Op-Ed | New Yorkers with severe medical needs should not be held at Rikers to die

Rikers Island corrections officers plead guilty to smuggling contraband
Rikers Island as seen from the air.
Photo by Dean Moses

A nurse is taught to be a patient advocate. We explain medications, procedures, and medical terms the patient may not understand. We listen to their concerns, and offer emotional support. Being a patient advocate is an important part of developing good communication with healthcare providers. It fosters physical and mental health as a patient moves through the overwhelming world of medicine. 

I am a nurse and patient advocate who reviews medical records from hospitals, jails, and prisons across the country. These medical records are often disturbing. They offer a multitude of examples of ways that incarcerated people at Rikers are being neglected and abused. I want to share with you what I have learned.

The majority of incarcerated people at Rikers are, disproportionately, Black and Brown men who are being held pretrial. Members of our community, who are presumed innocent, are detained pretrial at Rikers for years. 

The first process newly incarcerated people go through at Rikers is Intake, wherein their mental and physical needs are assessed. In 2021 and 2022, multiple news sources reported that people were being held at Intake in inhumane conditions, including overcrowding, no access to toilets or medications, and moldy food. Dangerously long stays in Intake have continued into 2023. The medical records I have reviewed also show that people in most Rikers housing units are not being escorted to medical appointments. Patients who need to see specialists wait a dangerous amount of time to be examined and treated. Medical emergencies that should be addressed within a matter of minutes are often ignored for hours.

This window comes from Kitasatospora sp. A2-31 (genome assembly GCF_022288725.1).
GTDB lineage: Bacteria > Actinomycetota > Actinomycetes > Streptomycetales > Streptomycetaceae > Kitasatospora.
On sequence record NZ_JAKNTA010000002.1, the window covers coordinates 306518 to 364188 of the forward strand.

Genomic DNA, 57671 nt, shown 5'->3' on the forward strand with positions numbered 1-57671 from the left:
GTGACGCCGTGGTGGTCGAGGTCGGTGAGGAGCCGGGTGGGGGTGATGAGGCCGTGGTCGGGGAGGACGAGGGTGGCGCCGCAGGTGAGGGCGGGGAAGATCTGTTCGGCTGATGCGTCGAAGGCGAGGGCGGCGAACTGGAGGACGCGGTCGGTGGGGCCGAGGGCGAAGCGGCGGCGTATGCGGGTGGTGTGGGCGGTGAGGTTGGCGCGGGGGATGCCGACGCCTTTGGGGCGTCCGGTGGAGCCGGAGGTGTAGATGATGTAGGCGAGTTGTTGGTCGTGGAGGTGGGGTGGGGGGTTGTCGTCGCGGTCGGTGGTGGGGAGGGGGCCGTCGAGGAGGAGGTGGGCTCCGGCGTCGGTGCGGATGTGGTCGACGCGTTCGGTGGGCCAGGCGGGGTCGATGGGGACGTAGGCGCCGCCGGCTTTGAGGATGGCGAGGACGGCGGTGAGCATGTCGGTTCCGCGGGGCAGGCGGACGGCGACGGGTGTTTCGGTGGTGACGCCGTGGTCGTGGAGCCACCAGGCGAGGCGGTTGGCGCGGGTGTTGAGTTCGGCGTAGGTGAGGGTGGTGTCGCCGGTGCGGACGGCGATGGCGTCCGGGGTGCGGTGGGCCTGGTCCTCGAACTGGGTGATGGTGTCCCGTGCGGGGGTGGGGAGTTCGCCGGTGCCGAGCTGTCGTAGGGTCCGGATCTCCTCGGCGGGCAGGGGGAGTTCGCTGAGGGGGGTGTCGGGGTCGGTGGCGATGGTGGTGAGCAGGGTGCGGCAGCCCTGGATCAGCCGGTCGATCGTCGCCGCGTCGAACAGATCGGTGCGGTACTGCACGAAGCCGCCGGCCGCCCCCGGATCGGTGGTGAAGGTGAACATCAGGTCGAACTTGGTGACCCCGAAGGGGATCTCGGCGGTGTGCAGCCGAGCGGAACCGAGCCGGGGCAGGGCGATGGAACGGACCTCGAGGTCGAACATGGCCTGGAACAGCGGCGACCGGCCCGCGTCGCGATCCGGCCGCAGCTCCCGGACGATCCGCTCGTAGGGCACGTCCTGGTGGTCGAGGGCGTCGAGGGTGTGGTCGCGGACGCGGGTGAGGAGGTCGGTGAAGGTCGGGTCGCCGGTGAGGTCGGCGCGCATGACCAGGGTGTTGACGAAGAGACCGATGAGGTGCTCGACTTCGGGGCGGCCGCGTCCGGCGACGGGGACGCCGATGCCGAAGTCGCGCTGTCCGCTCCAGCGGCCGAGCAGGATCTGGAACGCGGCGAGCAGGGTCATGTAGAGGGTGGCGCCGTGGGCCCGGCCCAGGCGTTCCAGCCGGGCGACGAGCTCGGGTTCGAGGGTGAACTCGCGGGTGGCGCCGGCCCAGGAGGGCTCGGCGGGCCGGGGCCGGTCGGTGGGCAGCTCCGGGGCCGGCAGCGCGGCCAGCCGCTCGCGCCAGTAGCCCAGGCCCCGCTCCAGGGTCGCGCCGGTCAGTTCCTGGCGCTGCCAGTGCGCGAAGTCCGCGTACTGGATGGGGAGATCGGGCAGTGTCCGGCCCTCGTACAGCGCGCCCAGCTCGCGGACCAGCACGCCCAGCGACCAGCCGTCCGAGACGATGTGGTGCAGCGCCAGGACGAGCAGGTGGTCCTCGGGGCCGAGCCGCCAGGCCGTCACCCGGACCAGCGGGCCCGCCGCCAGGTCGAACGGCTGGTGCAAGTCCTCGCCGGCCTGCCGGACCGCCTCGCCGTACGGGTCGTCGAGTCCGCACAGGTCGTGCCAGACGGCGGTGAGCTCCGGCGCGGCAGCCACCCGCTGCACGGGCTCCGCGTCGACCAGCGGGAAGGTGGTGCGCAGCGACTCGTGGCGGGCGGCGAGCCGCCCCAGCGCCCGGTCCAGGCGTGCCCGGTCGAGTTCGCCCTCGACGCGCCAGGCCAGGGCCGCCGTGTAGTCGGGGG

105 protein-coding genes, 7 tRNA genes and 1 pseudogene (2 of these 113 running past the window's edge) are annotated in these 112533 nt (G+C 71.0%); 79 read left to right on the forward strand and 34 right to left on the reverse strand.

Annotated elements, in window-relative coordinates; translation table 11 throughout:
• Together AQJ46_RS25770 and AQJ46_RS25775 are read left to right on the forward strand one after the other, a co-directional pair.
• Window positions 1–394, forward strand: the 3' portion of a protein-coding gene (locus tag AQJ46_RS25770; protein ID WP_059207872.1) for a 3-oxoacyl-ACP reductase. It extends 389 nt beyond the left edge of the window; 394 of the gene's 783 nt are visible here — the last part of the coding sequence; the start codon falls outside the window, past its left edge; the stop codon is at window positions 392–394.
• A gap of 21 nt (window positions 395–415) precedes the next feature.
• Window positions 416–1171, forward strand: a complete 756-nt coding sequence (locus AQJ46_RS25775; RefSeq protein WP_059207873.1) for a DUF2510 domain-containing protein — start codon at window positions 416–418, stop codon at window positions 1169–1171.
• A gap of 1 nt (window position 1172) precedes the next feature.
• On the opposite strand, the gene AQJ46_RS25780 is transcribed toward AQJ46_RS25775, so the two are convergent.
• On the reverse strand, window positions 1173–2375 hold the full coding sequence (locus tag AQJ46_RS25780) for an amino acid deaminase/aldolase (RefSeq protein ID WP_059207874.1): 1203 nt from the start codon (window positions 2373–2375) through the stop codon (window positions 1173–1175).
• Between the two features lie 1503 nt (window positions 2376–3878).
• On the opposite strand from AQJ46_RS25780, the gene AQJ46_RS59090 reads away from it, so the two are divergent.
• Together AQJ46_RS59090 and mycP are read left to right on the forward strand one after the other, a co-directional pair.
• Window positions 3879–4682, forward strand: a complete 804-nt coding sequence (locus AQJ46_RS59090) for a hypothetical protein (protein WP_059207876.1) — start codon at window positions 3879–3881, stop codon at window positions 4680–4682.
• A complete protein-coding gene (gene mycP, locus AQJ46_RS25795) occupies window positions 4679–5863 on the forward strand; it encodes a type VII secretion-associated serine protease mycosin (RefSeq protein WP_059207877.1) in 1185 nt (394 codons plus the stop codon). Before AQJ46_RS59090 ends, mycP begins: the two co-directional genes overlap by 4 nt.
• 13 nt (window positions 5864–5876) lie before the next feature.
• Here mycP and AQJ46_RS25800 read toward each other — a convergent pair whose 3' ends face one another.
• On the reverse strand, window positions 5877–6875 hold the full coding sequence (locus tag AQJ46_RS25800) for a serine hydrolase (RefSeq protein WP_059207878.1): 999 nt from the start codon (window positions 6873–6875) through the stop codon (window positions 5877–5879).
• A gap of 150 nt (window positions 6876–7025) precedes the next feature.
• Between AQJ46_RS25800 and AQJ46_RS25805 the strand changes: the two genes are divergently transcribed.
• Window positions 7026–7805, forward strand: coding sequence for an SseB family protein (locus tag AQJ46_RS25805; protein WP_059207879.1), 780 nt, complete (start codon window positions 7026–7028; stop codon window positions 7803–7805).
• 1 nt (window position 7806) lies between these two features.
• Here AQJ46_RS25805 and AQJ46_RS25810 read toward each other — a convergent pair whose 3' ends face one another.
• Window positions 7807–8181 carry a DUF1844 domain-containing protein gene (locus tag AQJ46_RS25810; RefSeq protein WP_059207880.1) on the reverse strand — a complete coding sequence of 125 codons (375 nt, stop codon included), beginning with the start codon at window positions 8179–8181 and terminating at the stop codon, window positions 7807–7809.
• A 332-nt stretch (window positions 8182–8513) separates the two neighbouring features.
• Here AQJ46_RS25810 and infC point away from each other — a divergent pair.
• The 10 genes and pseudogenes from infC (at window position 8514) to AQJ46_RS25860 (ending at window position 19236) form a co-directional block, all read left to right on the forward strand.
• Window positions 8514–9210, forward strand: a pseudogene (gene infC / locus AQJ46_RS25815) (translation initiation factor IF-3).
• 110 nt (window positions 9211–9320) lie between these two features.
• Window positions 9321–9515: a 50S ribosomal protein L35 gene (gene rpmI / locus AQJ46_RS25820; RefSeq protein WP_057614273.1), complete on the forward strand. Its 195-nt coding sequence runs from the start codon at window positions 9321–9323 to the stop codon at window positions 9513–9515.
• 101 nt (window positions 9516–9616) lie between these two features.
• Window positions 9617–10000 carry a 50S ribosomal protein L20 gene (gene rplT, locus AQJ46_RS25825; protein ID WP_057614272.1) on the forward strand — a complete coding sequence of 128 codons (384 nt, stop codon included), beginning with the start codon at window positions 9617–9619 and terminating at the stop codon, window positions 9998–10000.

I have read the medical records of people at Rikers with injuries and infections that have gone untreated entirely. People with diabetes, cancer, Crohn’s disease, and mental health diagnoses have gone unmedicated or been administered a uselessly low dose of their prescribed medication. I have read about incarcerated people with heart conditions who waited months to see a doctor. One of them required a pacemaker. The device was surgically implanted only after the patient had become unconscious multiple times. 

An extraordinary number of medical records show that the most basic of medical care, such as monitoring high blood pressure, does not happen at Rikers, leaving incarcerated people at that prison at a much higher risk for heart attack and stroke. So many asthmatics are not receiving the correct medical care, it is astounding. Reviewing these records, it would be painfully obvious even to a lay person: medical care at Rikers is not adequate, and has never been acceptable. Chronic diseases are taking hold. Acute illnesses are disabling people. People are dying. The damage is real, lasting, and generational. 

In this country, healthcare providers are under constant duress. We often experience burnout. In order to protect ourselves from the harshness of healthcare work, we tend to create distance between ourselves and our patients. This dynamic is dangerously amplified in jail settings, where corrections officers and healthcare providers use military terms, and refer to the individuals they are caring for as “offenders,” “inmates,” or —- and this term may be specific to Rikers -— “packages.” Language like this creates an environment where incarcerated people are seen and handled as things, rather than patients — with minimal agency and often complex medical issues, detained in an environment that fosters poor health — who require compassion and advocacy.

We healthcare providers made a promise to advocate for our patients. We do this pre- and post-incarceration. We must also advocate while they are incarcerated. The thousands of people at Rikers are a part of our patient population, regardless of their incarceration status. They have one life. One body to care for. 

Healthcare providers in New York must make our voices heard. If Rikers cannot provide proper medical care for people who are incarcerated, those people need to be released, so that they may obtain care in their communities. Not tomorrow. Not in a month. Today.   

Jennifer Grossman is the Executive Director of Nurses for Social Justice, a non-profit organization that mentors healthcare providers to work alongside public defenders. NSJ is a member of the Campaign to Close Rikers.